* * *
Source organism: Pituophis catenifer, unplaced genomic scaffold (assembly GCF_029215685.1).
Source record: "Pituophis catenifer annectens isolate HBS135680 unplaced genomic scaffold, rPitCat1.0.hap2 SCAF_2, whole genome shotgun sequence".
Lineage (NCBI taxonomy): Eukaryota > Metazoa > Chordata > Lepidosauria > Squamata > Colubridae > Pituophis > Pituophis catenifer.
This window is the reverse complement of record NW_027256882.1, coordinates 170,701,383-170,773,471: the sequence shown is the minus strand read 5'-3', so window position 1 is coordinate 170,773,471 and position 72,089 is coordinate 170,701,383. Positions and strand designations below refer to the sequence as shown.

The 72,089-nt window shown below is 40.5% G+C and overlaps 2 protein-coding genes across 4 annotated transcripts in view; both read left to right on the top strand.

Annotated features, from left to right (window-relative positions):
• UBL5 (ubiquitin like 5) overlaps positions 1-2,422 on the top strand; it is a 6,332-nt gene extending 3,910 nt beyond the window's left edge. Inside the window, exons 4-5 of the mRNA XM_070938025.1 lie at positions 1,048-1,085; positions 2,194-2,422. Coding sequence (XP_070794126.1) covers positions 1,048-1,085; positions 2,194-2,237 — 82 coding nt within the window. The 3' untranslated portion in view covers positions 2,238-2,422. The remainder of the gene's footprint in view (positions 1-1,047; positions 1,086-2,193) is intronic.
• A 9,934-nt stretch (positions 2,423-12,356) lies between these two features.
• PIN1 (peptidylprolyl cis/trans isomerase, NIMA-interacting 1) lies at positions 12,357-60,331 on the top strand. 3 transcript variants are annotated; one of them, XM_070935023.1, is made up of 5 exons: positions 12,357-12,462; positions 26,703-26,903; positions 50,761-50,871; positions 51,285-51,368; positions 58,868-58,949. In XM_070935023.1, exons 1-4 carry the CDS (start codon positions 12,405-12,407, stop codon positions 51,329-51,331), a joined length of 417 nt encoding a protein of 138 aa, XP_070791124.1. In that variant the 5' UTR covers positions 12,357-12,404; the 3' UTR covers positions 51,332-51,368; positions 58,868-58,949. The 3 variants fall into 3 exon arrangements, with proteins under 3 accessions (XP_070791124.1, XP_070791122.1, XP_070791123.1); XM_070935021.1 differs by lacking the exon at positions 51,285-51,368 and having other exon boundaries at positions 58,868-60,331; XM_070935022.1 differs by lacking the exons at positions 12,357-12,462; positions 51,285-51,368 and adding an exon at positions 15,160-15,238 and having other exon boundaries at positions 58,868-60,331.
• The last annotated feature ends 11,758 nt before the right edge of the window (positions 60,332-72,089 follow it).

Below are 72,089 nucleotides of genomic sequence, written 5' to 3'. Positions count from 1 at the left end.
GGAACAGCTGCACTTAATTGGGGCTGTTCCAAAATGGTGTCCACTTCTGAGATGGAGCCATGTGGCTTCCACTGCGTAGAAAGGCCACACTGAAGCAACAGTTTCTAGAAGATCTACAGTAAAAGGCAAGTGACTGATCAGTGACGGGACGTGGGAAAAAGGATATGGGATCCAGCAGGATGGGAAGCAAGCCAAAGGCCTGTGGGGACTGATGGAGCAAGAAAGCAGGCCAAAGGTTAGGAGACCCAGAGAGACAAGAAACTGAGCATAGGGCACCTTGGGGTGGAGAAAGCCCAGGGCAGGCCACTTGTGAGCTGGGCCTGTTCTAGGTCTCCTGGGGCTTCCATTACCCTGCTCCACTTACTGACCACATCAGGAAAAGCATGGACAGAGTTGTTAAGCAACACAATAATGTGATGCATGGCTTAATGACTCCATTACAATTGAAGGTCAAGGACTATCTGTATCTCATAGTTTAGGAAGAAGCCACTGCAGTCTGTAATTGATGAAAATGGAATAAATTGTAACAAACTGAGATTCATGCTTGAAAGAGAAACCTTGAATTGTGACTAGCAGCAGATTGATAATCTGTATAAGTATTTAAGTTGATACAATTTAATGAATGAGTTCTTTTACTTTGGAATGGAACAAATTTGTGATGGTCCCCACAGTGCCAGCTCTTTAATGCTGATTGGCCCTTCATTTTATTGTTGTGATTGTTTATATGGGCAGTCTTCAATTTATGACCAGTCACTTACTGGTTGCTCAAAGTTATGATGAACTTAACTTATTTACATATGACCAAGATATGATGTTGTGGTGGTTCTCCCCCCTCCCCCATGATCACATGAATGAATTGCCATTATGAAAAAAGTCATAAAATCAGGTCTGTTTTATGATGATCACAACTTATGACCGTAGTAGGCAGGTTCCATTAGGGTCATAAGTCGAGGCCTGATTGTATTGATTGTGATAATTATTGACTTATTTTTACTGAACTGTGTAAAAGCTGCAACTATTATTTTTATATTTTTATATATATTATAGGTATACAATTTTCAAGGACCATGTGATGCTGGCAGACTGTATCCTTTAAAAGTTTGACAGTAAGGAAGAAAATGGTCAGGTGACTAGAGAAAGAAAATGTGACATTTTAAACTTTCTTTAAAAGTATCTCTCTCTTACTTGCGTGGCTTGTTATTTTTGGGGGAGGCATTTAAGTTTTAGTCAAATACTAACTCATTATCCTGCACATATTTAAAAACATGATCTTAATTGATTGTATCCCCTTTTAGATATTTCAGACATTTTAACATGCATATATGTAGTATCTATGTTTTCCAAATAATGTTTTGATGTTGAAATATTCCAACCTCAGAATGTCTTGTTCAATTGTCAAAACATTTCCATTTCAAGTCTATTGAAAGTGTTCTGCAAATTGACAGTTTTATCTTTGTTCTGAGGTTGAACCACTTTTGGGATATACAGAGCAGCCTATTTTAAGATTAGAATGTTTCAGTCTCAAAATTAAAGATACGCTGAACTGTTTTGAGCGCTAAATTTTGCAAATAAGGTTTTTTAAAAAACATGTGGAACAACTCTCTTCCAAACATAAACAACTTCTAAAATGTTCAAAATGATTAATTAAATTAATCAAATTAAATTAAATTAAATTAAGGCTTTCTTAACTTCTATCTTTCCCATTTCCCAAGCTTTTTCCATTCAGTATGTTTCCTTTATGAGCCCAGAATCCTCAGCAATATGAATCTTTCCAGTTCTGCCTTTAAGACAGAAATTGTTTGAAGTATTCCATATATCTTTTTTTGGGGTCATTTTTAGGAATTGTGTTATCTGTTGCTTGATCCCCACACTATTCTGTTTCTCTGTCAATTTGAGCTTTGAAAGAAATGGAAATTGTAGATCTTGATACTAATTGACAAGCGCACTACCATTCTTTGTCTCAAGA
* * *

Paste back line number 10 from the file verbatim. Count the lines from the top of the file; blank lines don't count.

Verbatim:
• The last annotated feature ends 11,758 nt before the right edge of the window (positions 60,332-72,089 follow it).